I arrived in America at Kennedy Airport in 1970 en route to Detroit — barely noticing the Twin Towers rising against the Manhattan skyline.
The north tower wouldn’t be completed until that December; the south tower took another year. Thirty years later, men claiming to profess my faith destroyed those American icons, along with thousands of innocent lives.
Until that point, Muslims like me who came to America were quietly pursuing the American dream. I met my wife in graduate school; we started a business upon graduation. Citizenship, a suburban home and kids soon followed. America became home. I was able to give back to our community.
I was appointed to the Michigan Community Service Commission, elected to our local school board, cofounded a mosque and became active in the Republican Party.
9/11 Like First Day of New Calendar
Sept. 11, 2001, became the first day of a new calendar: two wars, the passage of the Patriot Act, new terror threats followed by Homeland Security alerts, rampant profiling, and FBI counterterrorism investigations. The result: American Muslims are viewed as a suspect community — their constitutional rights violated with impunity in far too many cases.
I stepped up my outreach, building interfaith coalitions, working with law enforcement for our security while protecting our rights, and promoting better relationships with neighbors, civic leaders and government agencies while standing up for my faith.
After 20 years, the 9/11 anniversary is overshadowed by the Afghan tragedy. Many Americans, too young to remember that infamous day, sacrificed their lives in the wars that followed, along with an untold number of innocent Iraqi, Syrian and Afghan civilian victims.
I think of our own experience that day. The world had changed before our eyes. We watched these attacks in real time. We could not stop watching the TV images. The staccato effect of the looped videos was a drumbeat of unthinkable carnage. People already were comparing this to Pearl Harbor.
I thought of the Quran’s famous admonition to save innocent lives — and its condemnation of killing innocents. Taking one innocent life was the killing of “all humankind.” This must be close to that: Untold numbers were dead. Giant landmarks were falling. We were witnessing mass destruction in real time.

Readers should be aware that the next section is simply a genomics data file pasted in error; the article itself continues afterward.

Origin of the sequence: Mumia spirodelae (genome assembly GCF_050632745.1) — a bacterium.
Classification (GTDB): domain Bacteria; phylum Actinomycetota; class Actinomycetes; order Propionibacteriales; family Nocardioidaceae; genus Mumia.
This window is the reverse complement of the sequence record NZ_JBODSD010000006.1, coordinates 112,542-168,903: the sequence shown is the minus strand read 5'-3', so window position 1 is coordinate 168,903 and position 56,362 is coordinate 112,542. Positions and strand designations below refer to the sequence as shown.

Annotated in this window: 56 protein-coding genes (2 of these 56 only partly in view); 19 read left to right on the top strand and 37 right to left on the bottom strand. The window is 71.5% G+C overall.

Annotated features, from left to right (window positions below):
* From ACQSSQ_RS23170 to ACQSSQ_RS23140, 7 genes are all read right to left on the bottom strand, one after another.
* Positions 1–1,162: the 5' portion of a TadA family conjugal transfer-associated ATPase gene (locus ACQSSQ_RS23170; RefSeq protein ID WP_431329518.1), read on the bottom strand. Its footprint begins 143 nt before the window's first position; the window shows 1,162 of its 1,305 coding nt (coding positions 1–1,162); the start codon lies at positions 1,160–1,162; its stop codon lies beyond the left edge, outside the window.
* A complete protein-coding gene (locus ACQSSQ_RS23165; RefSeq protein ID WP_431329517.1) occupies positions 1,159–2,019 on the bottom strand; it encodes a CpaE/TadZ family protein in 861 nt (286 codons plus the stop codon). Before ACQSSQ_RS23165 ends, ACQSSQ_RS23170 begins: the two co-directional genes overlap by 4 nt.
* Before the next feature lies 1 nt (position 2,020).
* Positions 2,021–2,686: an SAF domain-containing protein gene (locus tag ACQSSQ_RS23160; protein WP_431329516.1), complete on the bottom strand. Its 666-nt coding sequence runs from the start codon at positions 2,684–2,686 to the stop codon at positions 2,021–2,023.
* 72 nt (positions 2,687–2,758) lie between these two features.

I was worried about backlash. Upon returning from high school, our hijab-wearing daughter said, “People weren’t mean, but they had a lot of questions. Her brother, a senior at the same school where she was a junior, has a similar recollection: “I was just shocked, but what these extremists did, it doesn’t cancel out the whole Muslim people.”
Muslim Americans also died that day. Her older brother, a senior in college, remembers: “At first, I didn’t believe a Muslim did it. Then, when they came out with the news that it was, I was pretty upset.”
A New Prayer for Muslims
“Oh, God, let it not be a Muslim!” That’s a new prayer Muslims have learned to pray any time headlines pop up about an explosion or mass shooting since the 1995 terrorist attack that blew up the Alfred P. Murrah Federal Building in Oklahoma City, killing 168 and injuring more than 680. That condemnable attack was the act of domestic terrorism, but Muslims were hit with a tidal wave of hatred; media pundits jumped on the conclusion it was a Muslim who did it.
I was thankful when President George W. Bush, at a mosque, firmly expressed the view: “These acts of violence against innocents violate fundamental tenets of the Islamic faith. And, it’s important for my fellow Americans to understand that.” He paraphrased the Quran’s basic principle, 30:10, condemning violence against innocents: “In the long run, evil in the extreme will be the end of those who do evil.”
Media coverage is generally accurate, except when terror attacks or another crisis like the one in Afghanistan focus on the accompanying stereotypical images. With the Taliban in the news, Muslims are concerned again about reporting that magnifies Islamophobia. Terms like Sharia law, Islamic fundamentalism, treatment of women by Muslims are finding their way into media outlets.
What Should 9/11 Day Be?
Even as we faced challenges, a Pew Research Center report finds that four in five Muslim Americans say they’re concerned but satisfied with the way things are going in their lives, and nine in ten say they are proud to be American and are contributing members of the society.
The 20th anniversary of 9/11 should be a day of service — a day to work alongside my neighbors in acts of kindness. It is a time for reflection, remembrance and recommitting to the values that define our nation.
Victor Begg, Hutchinson Island, is the author of the 2019 book, “Our Muslim Neighbors—Achieving the American Dream; An Immigrant’s Memoir.”
(Source: TC Palm, USA Today Network)